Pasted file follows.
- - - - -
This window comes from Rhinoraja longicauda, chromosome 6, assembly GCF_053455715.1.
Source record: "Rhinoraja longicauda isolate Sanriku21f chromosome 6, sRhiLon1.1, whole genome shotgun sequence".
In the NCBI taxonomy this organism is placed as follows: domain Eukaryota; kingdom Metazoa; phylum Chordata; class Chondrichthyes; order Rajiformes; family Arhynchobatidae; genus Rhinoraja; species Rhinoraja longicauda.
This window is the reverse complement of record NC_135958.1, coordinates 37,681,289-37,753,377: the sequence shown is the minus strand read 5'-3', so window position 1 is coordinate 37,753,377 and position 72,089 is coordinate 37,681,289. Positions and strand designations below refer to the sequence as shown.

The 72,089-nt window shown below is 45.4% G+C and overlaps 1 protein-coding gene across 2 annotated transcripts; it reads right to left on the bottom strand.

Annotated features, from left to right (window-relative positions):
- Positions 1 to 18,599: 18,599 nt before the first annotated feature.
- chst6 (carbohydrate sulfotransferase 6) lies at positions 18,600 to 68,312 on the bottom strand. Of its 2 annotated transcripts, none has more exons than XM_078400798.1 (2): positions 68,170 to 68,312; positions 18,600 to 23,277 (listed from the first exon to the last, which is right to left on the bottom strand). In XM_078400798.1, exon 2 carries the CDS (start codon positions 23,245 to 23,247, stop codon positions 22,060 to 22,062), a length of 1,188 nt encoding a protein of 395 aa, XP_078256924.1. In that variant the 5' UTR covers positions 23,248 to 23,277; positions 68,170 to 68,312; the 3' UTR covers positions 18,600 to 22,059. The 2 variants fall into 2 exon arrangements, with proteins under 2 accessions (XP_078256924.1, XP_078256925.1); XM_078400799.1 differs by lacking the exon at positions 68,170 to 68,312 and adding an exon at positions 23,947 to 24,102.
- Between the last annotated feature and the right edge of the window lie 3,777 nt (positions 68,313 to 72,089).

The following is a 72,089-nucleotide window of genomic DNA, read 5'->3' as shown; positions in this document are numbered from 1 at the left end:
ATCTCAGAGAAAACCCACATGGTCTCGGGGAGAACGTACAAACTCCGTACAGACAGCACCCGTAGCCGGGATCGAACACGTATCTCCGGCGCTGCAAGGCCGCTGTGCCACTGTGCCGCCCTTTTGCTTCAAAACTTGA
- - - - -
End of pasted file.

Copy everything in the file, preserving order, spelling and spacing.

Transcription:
This window comes from Rhinoraja longicauda, chromosome 6, assembly GCF_053455715.1.
Source record: "Rhinoraja longicauda isolate Sanriku21f chromosome 6, sRhiLon1.1, whole genome shotgun sequence".
In the NCBI taxonomy this organism is placed as follows: domain Eukaryota; kingdom Metazoa; phylum Chordata; class Chondrichthyes; order Rajiformes; family Arhynchobatidae; genus Rhinoraja; species Rhinoraja longicauda.
This window is the reverse complement of record NC_135958.1, coordinates 37,681,289-37,753,377: the sequence shown is the minus strand read 5'-3', so window position 1 is coordinate 37,753,377 and position 72,089 is coordinate 37,681,289. Positions and strand designations below refer to the sequence as shown.

The 72,089-nt window shown below is 45.4% G+C and overlaps 1 protein-coding gene across 2 annotated transcripts; it reads right to left on the bottom strand.

Annotated features, from left to right (window-relative positions):
- Positions 1 to 18,599: 18,599 nt before the first annotated feature.
- chst6 (carbohydrate sulfotransferase 6) lies at positions 18,600 to 68,312 on the bottom strand. Of its 2 annotated transcripts, none has more exons than XM_078400798.1 (2): positions 68,170 to 68,312; positions 18,600 to 23,277 (listed from the first exon to the last, which is right to left on the bottom strand). In XM_078400798.1, exon 2 carries the CDS (start codon positions 23,245 to 23,247, stop codon positions 22,060 to 22,062), a length of 1,188 nt encoding a protein of 395 aa, XP_078256924.1. In that variant the 5' UTR covers positions 23,248 to 23,277; positions 68,170 to 68,312; the 3' UTR covers positions 18,600 to 22,059. The 2 variants fall into 2 exon arrangements, with proteins under 2 accessions (XP_078256924.1, XP_078256925.1); XM_078400799.1 differs by lacking the exon at positions 68,170 to 68,312 and adding an exon at positions 23,947 to 24,102.
- Between the last annotated feature and the right edge of the window lie 3,777 nt (positions 68,313 to 72,089).

The following is a 72,089-nucleotide window of genomic DNA, read 5'->3' as shown; positions in this document are numbered from 1 at the left end:
ATCTCAGAGAAAACCCACATGGTCTCGGGGAGAACGTACAAACTCCGTACAGACAGCACCCGTAGCCGGGATCGAACACGTATCTCCGGCGCTGCAAGGCCGCTGTGCCACTGTGCCGCCCTTTTGCTTCAAAACTTGA